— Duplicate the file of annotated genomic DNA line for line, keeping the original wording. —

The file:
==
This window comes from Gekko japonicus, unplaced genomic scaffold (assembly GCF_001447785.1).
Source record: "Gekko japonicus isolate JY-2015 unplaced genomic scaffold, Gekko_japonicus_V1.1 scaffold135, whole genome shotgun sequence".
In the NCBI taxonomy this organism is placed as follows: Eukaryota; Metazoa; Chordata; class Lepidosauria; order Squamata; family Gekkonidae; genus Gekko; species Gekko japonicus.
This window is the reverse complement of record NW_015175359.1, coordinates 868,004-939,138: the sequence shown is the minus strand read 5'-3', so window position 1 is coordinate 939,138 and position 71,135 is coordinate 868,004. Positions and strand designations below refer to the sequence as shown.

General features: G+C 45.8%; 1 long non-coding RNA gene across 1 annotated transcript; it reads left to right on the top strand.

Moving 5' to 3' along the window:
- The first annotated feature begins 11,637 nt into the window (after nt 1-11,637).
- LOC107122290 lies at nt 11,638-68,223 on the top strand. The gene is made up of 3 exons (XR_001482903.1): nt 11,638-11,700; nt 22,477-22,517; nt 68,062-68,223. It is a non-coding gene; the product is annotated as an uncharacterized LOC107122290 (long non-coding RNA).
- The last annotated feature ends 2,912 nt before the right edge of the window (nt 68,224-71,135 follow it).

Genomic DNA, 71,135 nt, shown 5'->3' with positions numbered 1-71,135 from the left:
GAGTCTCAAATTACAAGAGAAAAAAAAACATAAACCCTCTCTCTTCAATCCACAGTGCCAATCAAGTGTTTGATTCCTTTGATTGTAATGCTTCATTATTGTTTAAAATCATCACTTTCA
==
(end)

This window comes from Gekko japonicus, unplaced genomic scaffold (assembly GCF_001447785.1).
Source record: "Gekko japonicus isolate JY-2015 unplaced genomic scaffold, Gekko_japonicus_V1.1 scaffold135, whole genome shotgun sequence".
In the NCBI taxonomy this organism is placed as follows: Eukaryota; Metazoa; Chordata; class Lepidosauria; order Squamata; family Gekkonidae; genus Gekko; species Gekko japonicus.
This window is the reverse complement of record NW_015175359.1, coordinates 868,004-939,138: the sequence shown is the minus strand read 5'-3', so window position 1 is coordinate 939,138 and position 71,135 is coordinate 868,004. Positions and strand designations below refer to the sequence as shown.

General features: G+C 45.8%; 1 long non-coding RNA gene across 1 annotated transcript; it reads left to right on the top strand.

Moving 5' to 3' along the window:
- The first annotated feature begins 11,637 nt into the window (after nt 1-11,637).
- LOC107122290 lies at nt 11,638-68,223 on the top strand. The gene is made up of 3 exons (XR_001482903.1): nt 11,638-11,700; nt 22,477-22,517; nt 68,062-68,223. It is a non-coding gene; the product is annotated as an uncharacterized LOC107122290 (long non-coding RNA).
- The last annotated feature ends 2,912 nt before the right edge of the window (nt 68,224-71,135 follow it).

Genomic DNA, 71,135 nt, shown 5'->3' with positions numbered 1-71,135 from the left:
GAGTCTCAAATTACAAGAGAAAAAAAAACATAAACCCTCTCTCTTCAATCCACAGTGCCAATCAAGTGTTTGATTCCTTTGATTGTAATGCTTCATTATTGTTTAAAATCATCACTTTCA